Friends of Hance Dog Park members Lisa Krueger and Kate Kunberger wrote the following article about the newest downtown hot spot for dogs and their human companions to have fun together.
Downtown dog owners are counting down the seconds until the opening of Hance Dog Park on Saturday, October 5 at 8 a.m. Hance Dog Park is an off-leash dog park located between 3rd and 5th Avenues, just north of I-10 and south of Culver Street in the historic Roosevelt neighborhood of downtown Phoenix.
Area residents have been actively involved in planning this dog park for over three years. Beginning with the call for a downtown dog park that led to the creation of the 70 person “committee,” to the Hance Park Steering Committee sessions over the location, to multiple city council meetings with active public involvement and comment, to the negotiations with the neighboring community about the logistics and aesthetics of the park – downtown residents have been involved every step of the way.
Throughout the planning process, a consistent theme emerged: people not only want a secure place where their dogs can exercise off-leash, they want to make the dog park an integral part of their community. This strong sense of stewardship and community led to the formation of Friends of Hance Dog Park, a group of downtown dog lovers committed to making Hance Dog Park “our” park by working in partnership with the City of Phoenix Parks and Recreation Department to ensure that it is a clean, safe, and enjoyable park for local dogs and their owners.
But the process was not without complications. The location of the dog park sparked community debate, tapping into existing concerns about urban design, visitor parking, and outstanding issues with existing downtown parks. When the City Council identified Hance Park as the location, another round of meetings took place that addressed issues of activation of the public areas of Hance Park, incorporating the dog park into the redesign, and minimizing impact to the adjacent neighbors. Each proposed location had its advantages and disadvantages, supporters and detractors.
Once the location of the dog park was selected, the City engaged in several rounds of small-committee meetings to assess the specific concerns of the neighboring residents and the dog-park users. These concerns influenced numerous aspects of the design process. For example, to address the noise and aesthetic concerns of the residents closest to the dog park, a gabion wall was designed by the City and plexiglass panels were incorporated to ensure visibility. When the City proposed building a single park, dog owners voiced the need for separated small/large dog areas and worked to get the second park reinstated. Through this process, Friends of Hance Dog Park emerged as the voice of the community in working the City Parks and Recreation Department.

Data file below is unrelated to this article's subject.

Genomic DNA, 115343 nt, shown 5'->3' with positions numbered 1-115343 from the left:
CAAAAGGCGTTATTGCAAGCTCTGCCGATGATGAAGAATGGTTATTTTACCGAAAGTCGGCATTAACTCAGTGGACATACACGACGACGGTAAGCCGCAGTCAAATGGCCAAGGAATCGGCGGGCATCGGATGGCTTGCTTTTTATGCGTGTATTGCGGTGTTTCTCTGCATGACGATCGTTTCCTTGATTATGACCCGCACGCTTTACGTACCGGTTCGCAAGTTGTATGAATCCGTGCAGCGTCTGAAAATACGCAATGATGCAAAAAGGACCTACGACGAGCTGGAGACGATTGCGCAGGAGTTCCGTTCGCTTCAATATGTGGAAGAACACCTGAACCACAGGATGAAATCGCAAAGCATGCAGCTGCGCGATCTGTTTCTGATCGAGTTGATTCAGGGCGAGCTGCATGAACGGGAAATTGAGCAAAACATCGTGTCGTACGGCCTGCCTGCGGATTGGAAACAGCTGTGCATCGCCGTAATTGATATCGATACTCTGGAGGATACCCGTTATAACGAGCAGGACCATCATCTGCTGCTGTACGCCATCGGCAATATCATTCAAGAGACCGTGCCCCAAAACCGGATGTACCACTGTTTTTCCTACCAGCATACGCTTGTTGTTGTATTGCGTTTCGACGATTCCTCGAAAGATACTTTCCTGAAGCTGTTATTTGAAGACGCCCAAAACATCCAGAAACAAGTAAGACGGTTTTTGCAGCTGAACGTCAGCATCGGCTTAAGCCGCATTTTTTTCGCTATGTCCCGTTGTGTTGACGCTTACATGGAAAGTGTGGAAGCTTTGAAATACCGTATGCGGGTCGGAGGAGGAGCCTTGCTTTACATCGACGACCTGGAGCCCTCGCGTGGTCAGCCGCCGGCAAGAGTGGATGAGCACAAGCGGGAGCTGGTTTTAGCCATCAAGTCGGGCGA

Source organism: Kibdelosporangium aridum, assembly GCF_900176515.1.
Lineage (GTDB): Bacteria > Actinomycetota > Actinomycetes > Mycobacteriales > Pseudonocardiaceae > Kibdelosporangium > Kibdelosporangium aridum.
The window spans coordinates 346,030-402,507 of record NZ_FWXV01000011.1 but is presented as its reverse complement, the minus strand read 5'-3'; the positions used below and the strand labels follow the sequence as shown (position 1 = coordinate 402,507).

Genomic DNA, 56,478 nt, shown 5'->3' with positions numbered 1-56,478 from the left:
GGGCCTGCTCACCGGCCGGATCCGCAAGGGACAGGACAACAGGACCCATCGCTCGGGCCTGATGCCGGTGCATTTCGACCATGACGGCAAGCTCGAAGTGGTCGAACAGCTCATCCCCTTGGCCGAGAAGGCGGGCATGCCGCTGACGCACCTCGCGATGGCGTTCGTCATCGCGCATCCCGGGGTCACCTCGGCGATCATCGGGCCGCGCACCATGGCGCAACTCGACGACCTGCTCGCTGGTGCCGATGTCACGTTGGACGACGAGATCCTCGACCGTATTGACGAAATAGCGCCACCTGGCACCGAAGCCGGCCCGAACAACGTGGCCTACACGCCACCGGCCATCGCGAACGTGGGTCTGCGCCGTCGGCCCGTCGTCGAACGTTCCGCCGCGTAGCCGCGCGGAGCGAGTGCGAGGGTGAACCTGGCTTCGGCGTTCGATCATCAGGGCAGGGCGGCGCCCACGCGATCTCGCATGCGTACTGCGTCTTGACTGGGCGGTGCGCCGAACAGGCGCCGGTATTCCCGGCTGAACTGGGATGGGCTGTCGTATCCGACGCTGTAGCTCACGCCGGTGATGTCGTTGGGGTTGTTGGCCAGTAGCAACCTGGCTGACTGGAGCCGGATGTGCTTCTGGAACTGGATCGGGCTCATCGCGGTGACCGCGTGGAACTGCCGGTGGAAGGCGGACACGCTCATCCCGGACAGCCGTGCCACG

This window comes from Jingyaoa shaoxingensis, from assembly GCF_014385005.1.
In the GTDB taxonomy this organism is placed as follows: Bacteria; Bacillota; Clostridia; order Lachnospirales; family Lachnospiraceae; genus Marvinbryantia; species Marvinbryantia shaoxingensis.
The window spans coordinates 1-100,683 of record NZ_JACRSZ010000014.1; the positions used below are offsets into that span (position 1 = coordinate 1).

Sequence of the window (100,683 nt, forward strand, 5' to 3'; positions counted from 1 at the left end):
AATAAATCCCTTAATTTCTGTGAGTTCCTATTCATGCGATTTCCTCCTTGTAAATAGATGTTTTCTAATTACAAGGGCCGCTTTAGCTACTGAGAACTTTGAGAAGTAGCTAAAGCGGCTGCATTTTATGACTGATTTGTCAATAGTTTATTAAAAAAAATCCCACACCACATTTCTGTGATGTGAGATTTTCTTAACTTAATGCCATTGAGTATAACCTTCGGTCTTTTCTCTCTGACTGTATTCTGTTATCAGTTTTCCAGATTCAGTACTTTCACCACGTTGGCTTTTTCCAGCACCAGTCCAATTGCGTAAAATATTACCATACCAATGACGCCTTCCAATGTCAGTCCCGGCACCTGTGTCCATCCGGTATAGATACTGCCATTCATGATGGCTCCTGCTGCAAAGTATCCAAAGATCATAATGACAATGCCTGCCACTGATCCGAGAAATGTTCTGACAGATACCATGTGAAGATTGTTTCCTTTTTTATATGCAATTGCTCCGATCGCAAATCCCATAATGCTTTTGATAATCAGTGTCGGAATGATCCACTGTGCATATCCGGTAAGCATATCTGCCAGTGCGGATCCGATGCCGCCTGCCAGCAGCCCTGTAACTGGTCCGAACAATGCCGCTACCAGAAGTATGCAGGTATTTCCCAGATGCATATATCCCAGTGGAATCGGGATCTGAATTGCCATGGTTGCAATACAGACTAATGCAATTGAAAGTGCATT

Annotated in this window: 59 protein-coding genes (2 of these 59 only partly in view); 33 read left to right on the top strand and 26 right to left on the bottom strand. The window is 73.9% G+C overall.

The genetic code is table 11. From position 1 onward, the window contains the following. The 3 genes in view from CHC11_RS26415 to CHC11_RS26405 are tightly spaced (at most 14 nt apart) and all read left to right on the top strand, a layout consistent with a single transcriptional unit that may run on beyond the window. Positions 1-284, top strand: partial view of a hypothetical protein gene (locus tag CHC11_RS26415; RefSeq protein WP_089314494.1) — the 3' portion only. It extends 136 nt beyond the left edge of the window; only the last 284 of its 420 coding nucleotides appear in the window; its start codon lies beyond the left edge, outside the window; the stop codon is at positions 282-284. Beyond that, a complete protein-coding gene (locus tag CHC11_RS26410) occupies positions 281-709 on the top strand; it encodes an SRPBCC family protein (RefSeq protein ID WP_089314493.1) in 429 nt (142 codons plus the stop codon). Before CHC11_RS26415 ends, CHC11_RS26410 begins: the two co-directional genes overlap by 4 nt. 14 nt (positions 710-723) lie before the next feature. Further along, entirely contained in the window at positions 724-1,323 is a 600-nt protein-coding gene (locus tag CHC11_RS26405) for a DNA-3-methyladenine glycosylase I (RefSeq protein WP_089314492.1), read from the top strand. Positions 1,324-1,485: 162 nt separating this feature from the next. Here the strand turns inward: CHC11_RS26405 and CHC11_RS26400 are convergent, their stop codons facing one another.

Indeed, Friends worked with the City to supplement the City’s budget in order to upgrade or add amenities to the park, such as upsizing the shade trees and adding additional seating. Even though the park has not yet opened, Friends of Hance Park has raised and donated over $10,000 – and put it on the ground. Friends consulted with the park’s designers regarding the location of the amenities and other user concerns. And, Friends is partnering with the Parks Department to organize and present the grand opening celebration. Friends President, Bob Diehl, notes that “Friends of Hance Dog Park is the first ‘friends’ group in support of a Phoenix dog park, so we are breaking new ground in creating the communication channels and exploring the various ways the community and the City can work together in support of a dog park.”
Friends will also promote a culture of cleanliness by encouraging good citizenship (pick up after your pets and encourage others to do the same!), as well as monthly clean-ups of the dog park and adjacent common area. The Friends website includes “etiquette” guidelines that supplement the City’s rules and encourage good clean play (for dogs and users). Friends of Hance Dog Park has “adopted” the dog park from the City of Phoenix Parks and Recreation Department. The volunteer clean-up crew will meet on the first Saturday of every month at 8 AM to pick up any pet waste and other debris in the dog parks and the common areas. Other activities are in the works as well. Friends is encouraging the community to join them to help achieve their mission of keeping Hance Dog Park a safe, clean and enjoyable dog park for dogs and their owners.
Membership in Friends of Hance Dog Park is open to the public for $10 per person; $20 for family membership; $100 for associate (corporate) memberships. Join Friends and help to keep Hance Dog Park a clean, safe, and enjoyable place for dogs and their owners.
If You Go
What: Grand Opening of Hance Dog Park
When: October 5, 2013, 8 am – 10 am
Where: On Culver Street between 3rd Ave. and 5th Ave.